Archive for category Social Work
If you work with seniors, it is incredibly important to be aware of your community resources. There are a variety of programs available at a low-cost, or no cost. One of the best resources is your local Area Agency on Aging. Each state is divided into regions, and an Area Agency on Aging typically serves around five counties. They are your go-to for information regarding resources in your local community.
For South Carolina:
Recently I came across a web-site for Biblical based bereavement support. The web-site allowed me to type in my zip code and showed a support group in my area, only 15 minutes away. This is a program for individuals who have lost a loved one (ie, not a pet). Here is how this program works:
- All participants go through curriculum based support material.
- It lasts for 13 weeks.
- When the 13 week program is over, many participants find that they have made close friends and even choose to attend another program.
- There is a minimal cost for materials.
- You can join any time, but are encouraged to start at the beginning of the session, in order to gain the most benefit.
- The views in this particular program are of the Christ centered community, but people of all faiths have joined and share that they have learned helpful information and tips.
- Meetings are held at churches or locations such as the public library.
This is an article about a woman who wanted to file a claim against a nursing home and her experience. It can be very difficult to prove the case of abuse and neglect in a long-term care facility without the use of technology (a video camera) because while abuse occurs, falls and other incidents of accidents also occur. While it can be challenging for a family member to prove abuse, it can be even more so, to prove neglect.
In this article, a case is described where a man with dementia who had a history of wandering was placed in a nursing home, only to die within a month of complications from dehydration. Is it possible the CNAs didn’t offer him enough to drink? Yes, this is possible. But did you know, some dementia patients who pace burn many calories (causing significant weight loss), while at the same time refuse to eat or drink enough to survive? Many patients with dementia who pace could use the benefit of additional calories through a feeding tube (G-tube), but they are so restless or agitated, that in some cases a G-tube can’t be inserted due the the dementia patient being at high risk for pulling it out.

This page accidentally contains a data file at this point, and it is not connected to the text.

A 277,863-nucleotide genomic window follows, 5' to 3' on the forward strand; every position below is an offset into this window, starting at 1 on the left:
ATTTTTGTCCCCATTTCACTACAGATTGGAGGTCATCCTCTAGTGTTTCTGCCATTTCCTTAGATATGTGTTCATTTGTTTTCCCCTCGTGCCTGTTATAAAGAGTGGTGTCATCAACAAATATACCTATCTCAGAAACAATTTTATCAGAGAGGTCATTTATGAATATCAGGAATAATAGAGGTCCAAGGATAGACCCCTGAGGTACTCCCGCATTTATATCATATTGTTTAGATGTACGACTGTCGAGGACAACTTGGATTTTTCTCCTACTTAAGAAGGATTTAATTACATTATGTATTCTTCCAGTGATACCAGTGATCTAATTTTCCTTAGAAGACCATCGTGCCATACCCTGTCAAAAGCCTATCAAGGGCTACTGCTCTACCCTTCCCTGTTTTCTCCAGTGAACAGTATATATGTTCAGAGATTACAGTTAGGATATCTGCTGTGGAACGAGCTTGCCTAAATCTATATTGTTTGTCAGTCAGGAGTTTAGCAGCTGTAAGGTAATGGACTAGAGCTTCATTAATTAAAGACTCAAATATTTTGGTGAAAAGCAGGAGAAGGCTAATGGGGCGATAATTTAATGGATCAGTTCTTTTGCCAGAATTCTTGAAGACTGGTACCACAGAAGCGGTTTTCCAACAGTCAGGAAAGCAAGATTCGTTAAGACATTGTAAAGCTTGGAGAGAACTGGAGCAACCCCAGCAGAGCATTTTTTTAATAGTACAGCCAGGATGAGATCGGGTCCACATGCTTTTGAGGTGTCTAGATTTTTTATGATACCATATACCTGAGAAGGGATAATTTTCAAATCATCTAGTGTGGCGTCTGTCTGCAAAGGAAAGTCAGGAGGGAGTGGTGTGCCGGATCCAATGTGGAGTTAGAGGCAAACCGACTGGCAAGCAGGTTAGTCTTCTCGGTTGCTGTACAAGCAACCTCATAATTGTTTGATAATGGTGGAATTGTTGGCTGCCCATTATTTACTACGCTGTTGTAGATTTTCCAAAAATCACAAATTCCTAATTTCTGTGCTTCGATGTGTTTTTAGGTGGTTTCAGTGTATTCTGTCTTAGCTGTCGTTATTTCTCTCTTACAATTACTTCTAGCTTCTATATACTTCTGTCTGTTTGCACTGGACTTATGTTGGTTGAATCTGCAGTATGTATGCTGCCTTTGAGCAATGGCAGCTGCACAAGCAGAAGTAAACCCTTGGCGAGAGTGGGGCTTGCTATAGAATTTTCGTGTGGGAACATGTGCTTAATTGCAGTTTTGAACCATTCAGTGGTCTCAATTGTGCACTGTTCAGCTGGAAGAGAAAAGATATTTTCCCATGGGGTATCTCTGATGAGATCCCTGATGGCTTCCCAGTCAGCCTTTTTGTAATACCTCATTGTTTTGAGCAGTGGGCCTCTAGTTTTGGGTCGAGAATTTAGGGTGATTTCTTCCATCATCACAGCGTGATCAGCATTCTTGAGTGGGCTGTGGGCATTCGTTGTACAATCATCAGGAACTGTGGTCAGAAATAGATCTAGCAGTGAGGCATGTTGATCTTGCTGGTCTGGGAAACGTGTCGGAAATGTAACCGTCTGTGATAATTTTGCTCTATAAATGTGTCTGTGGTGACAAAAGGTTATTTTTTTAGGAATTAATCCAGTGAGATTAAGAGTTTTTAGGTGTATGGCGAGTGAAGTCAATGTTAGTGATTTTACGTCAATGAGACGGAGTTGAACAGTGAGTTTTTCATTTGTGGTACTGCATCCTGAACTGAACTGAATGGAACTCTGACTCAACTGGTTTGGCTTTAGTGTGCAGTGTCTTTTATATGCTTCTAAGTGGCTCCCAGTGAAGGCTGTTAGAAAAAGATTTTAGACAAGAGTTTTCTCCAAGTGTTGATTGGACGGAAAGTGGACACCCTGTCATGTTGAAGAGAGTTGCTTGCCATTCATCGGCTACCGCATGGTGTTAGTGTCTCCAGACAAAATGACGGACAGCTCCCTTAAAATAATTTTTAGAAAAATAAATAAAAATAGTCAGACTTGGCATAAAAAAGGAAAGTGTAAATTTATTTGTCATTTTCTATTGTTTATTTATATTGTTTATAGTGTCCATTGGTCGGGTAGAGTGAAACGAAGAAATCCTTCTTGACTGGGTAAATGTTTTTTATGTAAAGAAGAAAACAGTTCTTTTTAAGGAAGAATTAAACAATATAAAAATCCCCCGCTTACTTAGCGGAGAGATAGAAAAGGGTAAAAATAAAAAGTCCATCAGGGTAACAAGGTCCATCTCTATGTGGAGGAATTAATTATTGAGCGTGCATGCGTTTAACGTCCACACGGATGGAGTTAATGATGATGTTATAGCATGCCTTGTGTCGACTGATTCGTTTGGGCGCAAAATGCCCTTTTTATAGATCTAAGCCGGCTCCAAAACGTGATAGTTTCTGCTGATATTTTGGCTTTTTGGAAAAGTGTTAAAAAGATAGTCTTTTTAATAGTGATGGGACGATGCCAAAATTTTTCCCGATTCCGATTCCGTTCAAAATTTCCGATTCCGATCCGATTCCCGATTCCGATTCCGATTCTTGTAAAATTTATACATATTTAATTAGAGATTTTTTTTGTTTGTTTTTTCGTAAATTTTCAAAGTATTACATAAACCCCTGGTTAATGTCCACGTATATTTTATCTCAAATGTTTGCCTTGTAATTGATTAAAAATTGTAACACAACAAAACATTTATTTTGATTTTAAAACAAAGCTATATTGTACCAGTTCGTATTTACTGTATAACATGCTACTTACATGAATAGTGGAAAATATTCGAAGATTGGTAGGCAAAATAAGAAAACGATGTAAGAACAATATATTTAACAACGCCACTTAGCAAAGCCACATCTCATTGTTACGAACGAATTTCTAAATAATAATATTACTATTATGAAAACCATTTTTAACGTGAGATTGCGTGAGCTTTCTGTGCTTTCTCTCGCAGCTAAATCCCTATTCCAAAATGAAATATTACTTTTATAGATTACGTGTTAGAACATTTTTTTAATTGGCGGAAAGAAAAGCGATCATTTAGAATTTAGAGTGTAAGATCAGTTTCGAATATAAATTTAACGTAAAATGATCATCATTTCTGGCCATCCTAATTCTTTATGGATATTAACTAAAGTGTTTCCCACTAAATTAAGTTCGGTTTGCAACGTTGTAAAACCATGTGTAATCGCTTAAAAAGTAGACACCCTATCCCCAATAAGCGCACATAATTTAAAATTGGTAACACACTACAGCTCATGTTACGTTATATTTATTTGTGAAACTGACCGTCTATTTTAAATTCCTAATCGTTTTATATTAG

Monitoring the delivery of good patient care can be challenging. I would like to hear your thoughts on this issue.
Are you a caregiver or know someone who is? Caregiving for another person, whether it be a child or adult can take a great amount of physical and mental energy. The stress of being a caregiver is sometimes overwhelming. The latest statistics that I am able to locate on this topic is found at the above site. Even though it dates back to 2009, it provides very detailed information for those who want to learn more about this topic. The research was conducted by the National Alliance for Caregiving, in collaboration with AARP. It was funded by Metlife.
Are you concerned about your memory or the memory of a loved one? There is a five minute exam available to download through Ohio State’s Wexner Medical Center, which may help you if you are concerned. The Self-Administered Gerocognitive Exam (SAGE) is designed to detect early signs of cognitive, memory or thinking impairments. It evaluates your thinking abilities and helps physicians to know how well your brain is working.
I think this is very interesting and plan to learn more about it. It is important to note that this test must be self-administered. If you have concerns about memory loss, consider taking the test and making an appointment with your primary doctor.
Did you know there was a Center on Longevity at Stanford that studies many facets of aging? I read about this program in Time magazine and thought it was very interesting. An article about Dr. Laura Carstensen, the Director of Longevity at Stanford, suggests two activities that will help individuals live healthier lives. Of course, we know about staying physically fit, but Carstensen suggests going through the process of solving a “big” problem, which keeps the mind sharp.
Not sure how to download that app, or make an amazing quiche? Keep trying something new! I have read it is terrific mental exercise to try to master an instrument or a foreign language. What about volunteering for a non-profit that needs guidance for some aspect of their program to be more successful? Help them problem solve! For more information on this program at Stanford, check out this link to their website or visit Dr. Carstensen’s page.
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